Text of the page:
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336 pages, Hardcover
First published May 19, 2020
“I promise we’ll talk more.” Our eyes lock. “Soon.”
“Okay,” I say as I climb from the Jeep. I watch as Bryson drives off. He stops in front of the neighbor’s house and reverses. Bryson rolls down the window and I bend to look into the car.
“To answer your question,” Bryson says. “Yes, I think I might be.”
Yazz sighs. “You know what trope I really hate is when the main character decides to give up on the person they love in the name of protecting them. That’s what you’re doing right now. You’re trying to protect Bryson, but you don’t realize you’re hurting him instead.”Same, girl. Same!
“But what does normal even mean? Who decided that? And why are gay teens still forced to keep secrets and live double lives?”
'And every gay kid has heard the stories and watched the movies. We’ve been told we aren’t normal for so long, been punished and ridiculed, that hiding who we are is second nature to us. Sometimes hiding is the difference between life and death. It’s why the closet still exists. It keeps us hidden and, more important, it keeps us safe.'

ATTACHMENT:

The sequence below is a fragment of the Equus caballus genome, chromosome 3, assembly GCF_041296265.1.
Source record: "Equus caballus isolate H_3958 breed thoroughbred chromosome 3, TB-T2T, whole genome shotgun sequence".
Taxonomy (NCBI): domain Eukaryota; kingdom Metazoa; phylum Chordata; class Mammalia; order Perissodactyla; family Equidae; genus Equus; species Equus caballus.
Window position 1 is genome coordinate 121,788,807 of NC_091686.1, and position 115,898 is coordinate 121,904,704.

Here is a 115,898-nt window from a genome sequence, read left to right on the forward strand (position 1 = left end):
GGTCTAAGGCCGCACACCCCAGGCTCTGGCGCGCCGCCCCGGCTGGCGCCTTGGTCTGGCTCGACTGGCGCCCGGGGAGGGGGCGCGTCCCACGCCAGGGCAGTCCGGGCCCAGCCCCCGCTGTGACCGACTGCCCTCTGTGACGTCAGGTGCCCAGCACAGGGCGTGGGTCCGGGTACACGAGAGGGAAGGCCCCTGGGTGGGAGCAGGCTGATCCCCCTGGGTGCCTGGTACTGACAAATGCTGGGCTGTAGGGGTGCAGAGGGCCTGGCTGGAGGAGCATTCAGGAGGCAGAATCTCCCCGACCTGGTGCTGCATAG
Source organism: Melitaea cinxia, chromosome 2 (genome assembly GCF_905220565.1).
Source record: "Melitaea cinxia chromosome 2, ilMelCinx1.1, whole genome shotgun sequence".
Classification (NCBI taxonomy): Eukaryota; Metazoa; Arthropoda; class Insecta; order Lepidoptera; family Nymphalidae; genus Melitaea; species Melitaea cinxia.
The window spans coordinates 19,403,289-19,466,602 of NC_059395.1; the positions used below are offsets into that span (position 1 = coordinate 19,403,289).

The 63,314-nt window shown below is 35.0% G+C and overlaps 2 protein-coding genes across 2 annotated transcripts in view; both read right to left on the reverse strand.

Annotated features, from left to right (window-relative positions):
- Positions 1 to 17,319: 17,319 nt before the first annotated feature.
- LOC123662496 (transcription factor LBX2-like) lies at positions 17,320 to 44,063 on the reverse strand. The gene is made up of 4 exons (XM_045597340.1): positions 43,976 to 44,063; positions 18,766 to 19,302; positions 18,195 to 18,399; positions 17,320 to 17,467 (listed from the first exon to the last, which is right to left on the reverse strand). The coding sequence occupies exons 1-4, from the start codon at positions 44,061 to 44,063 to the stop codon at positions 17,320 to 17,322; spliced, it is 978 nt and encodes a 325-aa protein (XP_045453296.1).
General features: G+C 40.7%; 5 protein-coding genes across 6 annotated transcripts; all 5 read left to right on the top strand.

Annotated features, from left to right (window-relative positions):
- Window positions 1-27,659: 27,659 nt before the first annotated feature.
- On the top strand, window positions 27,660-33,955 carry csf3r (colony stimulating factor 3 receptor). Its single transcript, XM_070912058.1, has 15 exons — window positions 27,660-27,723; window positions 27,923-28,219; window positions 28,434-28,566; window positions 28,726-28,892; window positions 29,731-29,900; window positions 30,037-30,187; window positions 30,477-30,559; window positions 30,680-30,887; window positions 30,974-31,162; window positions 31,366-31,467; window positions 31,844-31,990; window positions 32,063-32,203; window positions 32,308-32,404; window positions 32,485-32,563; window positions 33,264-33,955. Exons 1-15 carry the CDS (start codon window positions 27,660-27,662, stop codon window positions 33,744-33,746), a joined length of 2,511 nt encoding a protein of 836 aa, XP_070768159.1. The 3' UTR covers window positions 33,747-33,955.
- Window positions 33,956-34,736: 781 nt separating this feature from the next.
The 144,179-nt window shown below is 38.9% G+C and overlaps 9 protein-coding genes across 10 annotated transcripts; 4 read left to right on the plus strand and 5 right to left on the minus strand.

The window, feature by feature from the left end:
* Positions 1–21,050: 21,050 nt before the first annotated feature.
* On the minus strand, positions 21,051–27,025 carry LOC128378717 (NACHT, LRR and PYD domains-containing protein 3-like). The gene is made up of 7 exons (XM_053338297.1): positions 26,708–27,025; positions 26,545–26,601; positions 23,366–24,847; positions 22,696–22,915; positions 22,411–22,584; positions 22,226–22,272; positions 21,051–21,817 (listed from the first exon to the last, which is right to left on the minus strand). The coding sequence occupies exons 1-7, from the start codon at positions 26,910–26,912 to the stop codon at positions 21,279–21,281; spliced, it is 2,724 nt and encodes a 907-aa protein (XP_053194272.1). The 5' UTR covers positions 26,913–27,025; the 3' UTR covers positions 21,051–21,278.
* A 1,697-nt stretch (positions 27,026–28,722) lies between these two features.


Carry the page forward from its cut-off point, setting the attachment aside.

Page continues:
'My coming out might have been less than ideal, but even so, I know I’m one of the lucky ones.
I will survive this.'
Everyone knows about the dare: Each week, Bryson Keller must date someone new -- the first person to ask him out on Monday morning. Few think Bryson can do it. He may be the king of Fairvale Academy, but he's never really dated before. Until a boy asks him out, and everything changes.
I’m expected to look a certain way or act a certain way or like certain things. It’s like there’s a list of things I’m meant to be, and if I’m not, then I’m not authentic enough.
“Me not having to wait for anyone. I’m so used to being late because of the girls I’m dating,”
"Let me?" With ease, he places the book in its rightful place. He pauses and whispers, "What's the point of having a tall boyfriend if you aren't going to use him?" The absurdity makes me smile.